Deciphering 2021 with 15 riveting long reads (premium)

Mint’s Long Story is where we embrace the challenge of delving deep into a story and telling it well every day of the week. This space allowed us, over the course of a year, to report on and explore a wide range of stories that captured the zeitgeist. From the D2C revolution to the turnaround at Wipro, from climate change slowing India’s windmills to the stock trading revolution sweeping India, we captured the trends shaping the nation. Here are 15 stories that highlight the breadth and depth of our reporting, from among the 240 long stories we published in 2021. Read more.

e-paper
Elsewhere…

Global business news

National security police in Hong Kong arrested seven people linked to the popular pro-democracy news site Stand News, prompting it to shut down and dealing a further blow to freedom of speech in a city once celebrated for its rambunctious journalism. The city’s National Security Department said Wednesday that the arrests were for conspiracy to publish seditious content, an offense under the colonial-era Crimes Ordinance.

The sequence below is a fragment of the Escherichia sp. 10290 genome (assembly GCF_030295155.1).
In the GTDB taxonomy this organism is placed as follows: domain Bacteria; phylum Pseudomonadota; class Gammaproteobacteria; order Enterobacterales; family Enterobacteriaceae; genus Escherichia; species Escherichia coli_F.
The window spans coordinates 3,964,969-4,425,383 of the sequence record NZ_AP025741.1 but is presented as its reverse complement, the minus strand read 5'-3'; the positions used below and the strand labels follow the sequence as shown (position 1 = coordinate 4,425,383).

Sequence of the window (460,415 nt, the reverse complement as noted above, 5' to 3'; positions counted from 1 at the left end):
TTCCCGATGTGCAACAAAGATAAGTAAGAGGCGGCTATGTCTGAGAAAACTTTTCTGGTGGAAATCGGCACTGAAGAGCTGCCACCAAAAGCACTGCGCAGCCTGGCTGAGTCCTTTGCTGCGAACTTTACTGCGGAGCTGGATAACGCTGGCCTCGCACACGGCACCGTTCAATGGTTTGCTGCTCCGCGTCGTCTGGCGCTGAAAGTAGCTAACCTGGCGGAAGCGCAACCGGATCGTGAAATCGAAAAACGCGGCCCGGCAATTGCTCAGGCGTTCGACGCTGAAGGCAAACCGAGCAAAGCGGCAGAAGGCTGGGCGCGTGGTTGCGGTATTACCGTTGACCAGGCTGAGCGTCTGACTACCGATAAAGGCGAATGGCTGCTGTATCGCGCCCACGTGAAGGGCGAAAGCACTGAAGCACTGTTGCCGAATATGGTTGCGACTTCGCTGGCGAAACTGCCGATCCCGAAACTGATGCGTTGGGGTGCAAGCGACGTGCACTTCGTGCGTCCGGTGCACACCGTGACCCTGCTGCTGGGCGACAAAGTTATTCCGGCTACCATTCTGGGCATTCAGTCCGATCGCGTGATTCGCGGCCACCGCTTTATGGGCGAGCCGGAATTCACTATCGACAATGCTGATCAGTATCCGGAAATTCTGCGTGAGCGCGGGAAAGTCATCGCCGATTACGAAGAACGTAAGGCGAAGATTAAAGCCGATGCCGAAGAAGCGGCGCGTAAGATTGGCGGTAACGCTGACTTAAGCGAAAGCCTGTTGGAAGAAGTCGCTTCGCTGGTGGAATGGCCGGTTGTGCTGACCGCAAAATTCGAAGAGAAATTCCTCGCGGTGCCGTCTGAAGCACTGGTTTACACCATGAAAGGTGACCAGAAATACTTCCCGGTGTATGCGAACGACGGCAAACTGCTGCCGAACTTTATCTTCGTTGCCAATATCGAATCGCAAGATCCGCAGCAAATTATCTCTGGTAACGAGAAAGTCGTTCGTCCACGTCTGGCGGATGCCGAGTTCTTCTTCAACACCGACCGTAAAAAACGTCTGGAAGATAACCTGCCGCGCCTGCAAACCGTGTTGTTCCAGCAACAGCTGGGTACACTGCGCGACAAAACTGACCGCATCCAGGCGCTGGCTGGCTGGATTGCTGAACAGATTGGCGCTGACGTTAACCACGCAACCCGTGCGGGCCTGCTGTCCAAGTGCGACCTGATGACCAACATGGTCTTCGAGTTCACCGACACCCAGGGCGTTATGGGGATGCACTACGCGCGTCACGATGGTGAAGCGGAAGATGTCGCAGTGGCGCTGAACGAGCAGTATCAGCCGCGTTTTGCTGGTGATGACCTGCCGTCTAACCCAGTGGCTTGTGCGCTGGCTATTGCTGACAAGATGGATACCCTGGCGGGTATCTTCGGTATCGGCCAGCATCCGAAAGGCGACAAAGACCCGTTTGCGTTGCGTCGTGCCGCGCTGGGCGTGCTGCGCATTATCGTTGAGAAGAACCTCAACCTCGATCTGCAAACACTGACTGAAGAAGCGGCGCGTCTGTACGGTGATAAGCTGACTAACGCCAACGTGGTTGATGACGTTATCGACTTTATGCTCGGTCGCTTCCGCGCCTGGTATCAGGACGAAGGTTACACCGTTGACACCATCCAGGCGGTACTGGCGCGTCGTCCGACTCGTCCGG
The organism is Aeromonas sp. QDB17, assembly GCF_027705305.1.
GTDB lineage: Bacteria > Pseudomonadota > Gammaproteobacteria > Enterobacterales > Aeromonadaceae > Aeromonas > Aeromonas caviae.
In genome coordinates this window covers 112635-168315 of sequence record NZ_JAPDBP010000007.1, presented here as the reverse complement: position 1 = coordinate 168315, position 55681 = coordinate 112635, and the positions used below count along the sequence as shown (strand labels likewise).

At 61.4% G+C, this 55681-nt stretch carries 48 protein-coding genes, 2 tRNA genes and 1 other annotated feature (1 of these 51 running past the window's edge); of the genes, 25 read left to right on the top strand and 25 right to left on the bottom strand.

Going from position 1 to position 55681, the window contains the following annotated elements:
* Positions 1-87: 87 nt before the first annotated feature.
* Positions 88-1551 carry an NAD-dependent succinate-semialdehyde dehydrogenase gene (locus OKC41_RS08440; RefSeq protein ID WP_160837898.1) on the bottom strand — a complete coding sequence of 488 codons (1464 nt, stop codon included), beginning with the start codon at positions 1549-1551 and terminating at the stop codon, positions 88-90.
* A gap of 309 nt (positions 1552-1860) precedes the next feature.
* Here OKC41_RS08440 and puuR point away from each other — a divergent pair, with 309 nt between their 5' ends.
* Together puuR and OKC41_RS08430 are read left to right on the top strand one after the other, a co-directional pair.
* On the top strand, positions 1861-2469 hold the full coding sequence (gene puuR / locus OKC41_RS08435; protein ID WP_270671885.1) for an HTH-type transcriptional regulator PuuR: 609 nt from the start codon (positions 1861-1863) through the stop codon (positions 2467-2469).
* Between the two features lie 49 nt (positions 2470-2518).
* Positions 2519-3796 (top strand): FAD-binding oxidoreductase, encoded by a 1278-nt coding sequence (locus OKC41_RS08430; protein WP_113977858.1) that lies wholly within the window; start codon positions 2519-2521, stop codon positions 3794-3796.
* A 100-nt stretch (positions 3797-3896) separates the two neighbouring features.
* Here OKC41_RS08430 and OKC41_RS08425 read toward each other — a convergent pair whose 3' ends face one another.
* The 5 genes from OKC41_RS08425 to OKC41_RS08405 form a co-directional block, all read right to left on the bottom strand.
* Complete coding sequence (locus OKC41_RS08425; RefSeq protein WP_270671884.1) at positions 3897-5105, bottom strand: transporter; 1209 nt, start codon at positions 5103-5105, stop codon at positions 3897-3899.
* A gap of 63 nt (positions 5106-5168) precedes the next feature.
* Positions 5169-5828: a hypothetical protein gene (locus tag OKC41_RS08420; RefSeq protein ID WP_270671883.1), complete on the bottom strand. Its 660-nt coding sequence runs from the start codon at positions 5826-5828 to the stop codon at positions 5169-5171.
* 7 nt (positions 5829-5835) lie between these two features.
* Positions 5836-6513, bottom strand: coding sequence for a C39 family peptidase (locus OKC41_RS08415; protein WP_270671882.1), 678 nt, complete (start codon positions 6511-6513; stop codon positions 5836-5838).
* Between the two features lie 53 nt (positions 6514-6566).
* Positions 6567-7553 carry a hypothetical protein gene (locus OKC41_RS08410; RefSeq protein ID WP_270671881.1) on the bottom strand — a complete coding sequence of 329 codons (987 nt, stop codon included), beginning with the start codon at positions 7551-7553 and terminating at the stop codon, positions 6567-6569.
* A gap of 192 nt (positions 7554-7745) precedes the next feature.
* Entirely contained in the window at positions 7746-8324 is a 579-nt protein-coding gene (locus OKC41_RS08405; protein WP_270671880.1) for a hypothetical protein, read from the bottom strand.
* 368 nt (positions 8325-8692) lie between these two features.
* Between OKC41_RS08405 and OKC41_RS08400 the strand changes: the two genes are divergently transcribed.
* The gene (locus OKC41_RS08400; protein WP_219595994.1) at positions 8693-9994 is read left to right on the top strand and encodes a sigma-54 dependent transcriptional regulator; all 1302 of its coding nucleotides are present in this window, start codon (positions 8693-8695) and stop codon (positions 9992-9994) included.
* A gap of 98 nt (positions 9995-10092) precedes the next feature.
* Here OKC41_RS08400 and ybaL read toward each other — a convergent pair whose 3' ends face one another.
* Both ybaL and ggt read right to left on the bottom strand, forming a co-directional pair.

Political dynasties are increasingly dominating governments in Southeast Asia—in Philippines, Indonesia and Cambodia—posing an obstacle to good governance in one of the world’s most economically vibrant regions. The prevalence of dynasties reflects the great power that individual families wield in a region that is also marked by high levels of income inequality and state repression.

After decades of mass migration from former Eastern Bloc countries to more lucrative opportunities in the West, the flow of people in Europe is showing signs of reversing. In Estonia, returnees to the country have outpaced emigrants since 2017. Net migration to Poland has been in the black since 2016. And the trend has accelerated during the pandemic. Nowhere has the turnaround been more dramatic than in Bulgaria.